Design and Implementation of Digital Current Mode Controller for DC-DC Converters

Research output: Book/anthology/thesis/reportPh.D. thesis

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In the recent decades, shortage of fossil fuels and global warming have increased the demand for renewable energy resources. Dc-dc converters are widely used in renewable energy systems, electric vehicles, and battery chargers. In practical applications, dc-dc converters are required to be regulated by a closed-loop controller.
The Peak Current Mode Control (PCMC) is one of the most promising control methods for dc-dc converters. It has been known for high bandwidth (speed), and inherent current protection. Increasing the controller bandwidth decreases the output filter size and cost. Analog controllers (including PCMC) are sensitive to temperature drift, component aging and noise. Digital controllers do not have the aforementioned drawbacks of analog controllers; but they have lower bandwidth than analog controllers due to the sampling and calculation delays. Generally, analog controllers have a bandwidth of 1/10 of the switching frequency. In the current state-of-the-art, the best reported digital PCMC has crossover frequency of 1/15 of the switching frequency.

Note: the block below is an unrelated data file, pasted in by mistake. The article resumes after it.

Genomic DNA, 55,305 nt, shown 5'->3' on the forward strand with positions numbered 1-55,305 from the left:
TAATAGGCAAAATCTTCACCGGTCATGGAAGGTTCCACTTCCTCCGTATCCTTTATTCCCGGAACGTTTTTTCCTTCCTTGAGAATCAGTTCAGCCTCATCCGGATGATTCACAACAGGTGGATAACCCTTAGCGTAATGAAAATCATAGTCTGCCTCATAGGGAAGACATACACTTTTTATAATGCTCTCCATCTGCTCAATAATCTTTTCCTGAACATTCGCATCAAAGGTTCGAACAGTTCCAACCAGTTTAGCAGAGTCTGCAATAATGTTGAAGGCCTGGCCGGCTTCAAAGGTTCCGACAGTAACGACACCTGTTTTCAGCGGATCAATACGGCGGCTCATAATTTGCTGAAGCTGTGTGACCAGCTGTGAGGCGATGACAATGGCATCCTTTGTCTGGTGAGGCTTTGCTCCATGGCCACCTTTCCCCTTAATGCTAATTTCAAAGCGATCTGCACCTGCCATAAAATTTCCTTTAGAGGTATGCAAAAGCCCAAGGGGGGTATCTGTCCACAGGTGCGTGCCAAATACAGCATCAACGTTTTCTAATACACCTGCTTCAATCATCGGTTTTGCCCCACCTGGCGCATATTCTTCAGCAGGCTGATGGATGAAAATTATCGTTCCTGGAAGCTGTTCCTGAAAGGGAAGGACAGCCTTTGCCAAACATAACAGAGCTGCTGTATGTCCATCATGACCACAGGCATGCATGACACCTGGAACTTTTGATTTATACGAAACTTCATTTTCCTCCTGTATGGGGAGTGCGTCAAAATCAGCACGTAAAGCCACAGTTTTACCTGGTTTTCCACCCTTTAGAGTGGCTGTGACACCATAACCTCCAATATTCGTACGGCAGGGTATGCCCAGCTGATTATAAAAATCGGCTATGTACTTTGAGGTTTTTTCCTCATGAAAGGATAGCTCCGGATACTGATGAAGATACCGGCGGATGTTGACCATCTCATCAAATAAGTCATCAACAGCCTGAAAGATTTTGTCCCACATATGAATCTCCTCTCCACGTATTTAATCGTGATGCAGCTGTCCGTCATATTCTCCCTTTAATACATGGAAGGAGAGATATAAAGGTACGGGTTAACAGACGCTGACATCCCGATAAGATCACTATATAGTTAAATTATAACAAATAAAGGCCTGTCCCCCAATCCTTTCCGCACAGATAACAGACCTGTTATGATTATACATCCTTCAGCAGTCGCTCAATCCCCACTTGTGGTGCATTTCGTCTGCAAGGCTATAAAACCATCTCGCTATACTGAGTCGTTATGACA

In this PhD study a novel digital PCMC with negligible delay in the inner current loop has been proposed. The proposed solution has a bandwidth of 1/10 of the switching frequency; which is an improvement of 50% compared to the best reported digital solution, also the achieved crossover frequency is nearly equal to analog controller crossover frequency. Furthermore, the proposed solution offers an adaptive compensation slope; therefore the controlled converter can maintain a high bandwidth over wide range of the operating points. The proposed digital PCMC is modeled and the stability criteria are defined. The digital PCMC is implemented in a Field-Programmable Gate Array (FPGA). The experimental results verify the modeling method and the high predicted bandwidth of the proposed controller.
Additionally, the small signal model of the isolated full-bridge boost converter is obtained and the modeling method is verified by experimental results. In modeling, the Equivalent Series Resistance (ESR) of the inductor and capacitor are also included. Analyzing the obtained model reveals that the small values of capacitor and inductor ESR results in a large resonance peak of complex poles in the voltage to duty cycle transfer function. High efficiency dc-dc converters essentially have low ESR in the capacitor and the inductor. Since the complex poles are eliminated in current mode control; applying the current mode control in high efficiency dc-dc converters results in much higher controller bandwidth.
PublisherSyddansk Universitet. Det Naturvidenskabelige Fakultet
StatePublished - 2015